Evaluating the Relationships Among Psychological Distress, Executive Cognitive Function and Economic Factors on Mammography Use in Unaffected African American Women at Risk for Breast Cancer
OBJECTIVE: Psychological distress impairs the cognitive function involved in planning and decision-making (executive cognitive function), and hinders engagement in health promoting behaviors. This study examined the relationship among distress, executive cognitive function (ECF) and mammography use in African American women at risk for breast cancer. DESIGN: A cross-sectional sample of mammography screening adherers (n = 44) and non-adherers (n = 16) completed measures of psychological distress (Brief Symptom Inventory) and executive cognitive function, (Wisconsin Card Sort Task and Stroop Color Word Test). RESULTS: More than one-quarter of the high-risk sample had high levels of distress. Distress scores explained 12% of the variance in two ECF components (abstract concept formation and cognitive flexibility), suggesting a significant relationship between psychological distress and cognitive function. Distress scores and ECF measures did not predict mammography use; employment status emerged as the strongest predictor of mammography screening (OR = 4.36, 95% CI: 1.18-16.07). CONCLUSION: Elevated psychological distress is evident in high-risk African American women and appears to have an effect on the cognitive function involved in behavioral regulation and planning. Results also support the role of socioeconomic status as a significant predictor of mammography use.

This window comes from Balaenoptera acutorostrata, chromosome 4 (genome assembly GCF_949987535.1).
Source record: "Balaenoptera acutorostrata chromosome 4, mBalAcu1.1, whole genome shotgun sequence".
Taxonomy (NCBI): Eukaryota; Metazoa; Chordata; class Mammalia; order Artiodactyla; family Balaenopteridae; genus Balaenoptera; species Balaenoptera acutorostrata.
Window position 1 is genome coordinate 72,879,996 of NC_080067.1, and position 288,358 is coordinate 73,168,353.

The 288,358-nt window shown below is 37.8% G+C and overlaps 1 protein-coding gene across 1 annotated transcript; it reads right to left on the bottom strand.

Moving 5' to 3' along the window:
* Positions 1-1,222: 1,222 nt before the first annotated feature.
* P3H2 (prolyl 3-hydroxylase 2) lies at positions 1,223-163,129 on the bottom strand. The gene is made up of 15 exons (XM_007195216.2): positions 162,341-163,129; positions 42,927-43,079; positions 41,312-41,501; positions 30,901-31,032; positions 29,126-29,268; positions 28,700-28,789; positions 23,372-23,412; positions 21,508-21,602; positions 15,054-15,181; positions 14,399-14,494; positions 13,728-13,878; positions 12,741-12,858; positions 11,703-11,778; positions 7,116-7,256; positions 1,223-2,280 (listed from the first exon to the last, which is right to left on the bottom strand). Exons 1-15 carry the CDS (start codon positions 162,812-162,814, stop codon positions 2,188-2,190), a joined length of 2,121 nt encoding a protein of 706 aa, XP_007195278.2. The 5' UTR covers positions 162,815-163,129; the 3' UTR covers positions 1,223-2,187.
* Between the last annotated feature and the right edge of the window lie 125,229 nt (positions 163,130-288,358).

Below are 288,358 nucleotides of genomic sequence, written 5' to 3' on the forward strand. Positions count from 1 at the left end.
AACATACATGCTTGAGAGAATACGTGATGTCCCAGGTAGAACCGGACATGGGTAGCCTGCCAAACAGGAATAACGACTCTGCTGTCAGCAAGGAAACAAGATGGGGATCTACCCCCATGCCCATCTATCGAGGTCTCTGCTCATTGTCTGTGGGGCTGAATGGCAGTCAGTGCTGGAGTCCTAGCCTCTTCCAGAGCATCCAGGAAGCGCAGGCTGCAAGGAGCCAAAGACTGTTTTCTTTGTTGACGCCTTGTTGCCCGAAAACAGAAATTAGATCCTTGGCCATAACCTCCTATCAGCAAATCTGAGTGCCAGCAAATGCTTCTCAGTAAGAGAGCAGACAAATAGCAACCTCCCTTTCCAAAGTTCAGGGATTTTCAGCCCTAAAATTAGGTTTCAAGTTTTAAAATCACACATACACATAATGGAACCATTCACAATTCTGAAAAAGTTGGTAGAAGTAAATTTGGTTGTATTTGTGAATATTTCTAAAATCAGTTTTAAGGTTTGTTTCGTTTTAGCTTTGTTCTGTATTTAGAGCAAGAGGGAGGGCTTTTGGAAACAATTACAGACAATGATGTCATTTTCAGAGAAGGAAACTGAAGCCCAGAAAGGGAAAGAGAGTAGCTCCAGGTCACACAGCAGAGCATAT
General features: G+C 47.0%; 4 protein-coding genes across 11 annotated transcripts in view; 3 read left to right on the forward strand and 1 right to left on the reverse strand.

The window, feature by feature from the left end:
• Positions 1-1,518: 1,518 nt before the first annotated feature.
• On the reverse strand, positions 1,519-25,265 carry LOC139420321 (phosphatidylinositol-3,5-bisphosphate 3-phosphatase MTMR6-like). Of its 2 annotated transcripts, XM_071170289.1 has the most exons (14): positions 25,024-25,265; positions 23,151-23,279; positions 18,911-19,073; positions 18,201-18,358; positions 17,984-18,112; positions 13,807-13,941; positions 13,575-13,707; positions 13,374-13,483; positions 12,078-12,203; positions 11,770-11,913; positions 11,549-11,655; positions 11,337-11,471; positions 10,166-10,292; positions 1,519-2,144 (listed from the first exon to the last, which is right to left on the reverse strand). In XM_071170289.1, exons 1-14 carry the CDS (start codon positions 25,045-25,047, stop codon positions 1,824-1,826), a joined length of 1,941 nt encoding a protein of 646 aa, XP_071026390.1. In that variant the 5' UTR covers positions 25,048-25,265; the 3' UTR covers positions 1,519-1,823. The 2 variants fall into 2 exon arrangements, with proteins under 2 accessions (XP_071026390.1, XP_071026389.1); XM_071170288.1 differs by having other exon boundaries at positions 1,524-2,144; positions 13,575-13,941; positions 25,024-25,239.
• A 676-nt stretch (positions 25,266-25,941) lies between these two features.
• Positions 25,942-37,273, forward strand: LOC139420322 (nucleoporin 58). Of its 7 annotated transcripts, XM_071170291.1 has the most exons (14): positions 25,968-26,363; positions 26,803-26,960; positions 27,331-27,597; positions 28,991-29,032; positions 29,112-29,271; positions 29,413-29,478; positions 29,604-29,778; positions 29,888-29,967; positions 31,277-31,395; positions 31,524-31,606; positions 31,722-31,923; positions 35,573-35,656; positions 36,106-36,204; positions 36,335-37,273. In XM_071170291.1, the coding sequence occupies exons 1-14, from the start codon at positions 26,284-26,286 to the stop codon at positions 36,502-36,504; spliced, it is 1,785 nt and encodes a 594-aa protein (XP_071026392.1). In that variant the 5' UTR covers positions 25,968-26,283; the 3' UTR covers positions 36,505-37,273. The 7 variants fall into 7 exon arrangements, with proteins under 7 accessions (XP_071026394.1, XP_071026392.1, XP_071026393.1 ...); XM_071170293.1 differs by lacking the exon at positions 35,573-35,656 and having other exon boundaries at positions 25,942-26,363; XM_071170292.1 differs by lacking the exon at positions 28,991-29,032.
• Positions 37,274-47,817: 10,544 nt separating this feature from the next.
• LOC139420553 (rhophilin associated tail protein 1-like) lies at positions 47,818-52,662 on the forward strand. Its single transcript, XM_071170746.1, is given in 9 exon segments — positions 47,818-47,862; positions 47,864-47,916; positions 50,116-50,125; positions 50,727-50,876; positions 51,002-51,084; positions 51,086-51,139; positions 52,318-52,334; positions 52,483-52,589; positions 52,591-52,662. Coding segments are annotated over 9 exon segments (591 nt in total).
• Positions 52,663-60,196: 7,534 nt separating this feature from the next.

Ethnicity & Disease
Laing, Sharon S.; Ocampo, Carlota; and Harris, Jeffrey R., "Evaluating the Relationships Among Psychological Distress, Executive Cognitive Function and Economic Factors on Mammography Use in Unaffected African American Women at Risk for Breast Cancer" (2010). Nursing & Healthcare Leadership Publications. 128.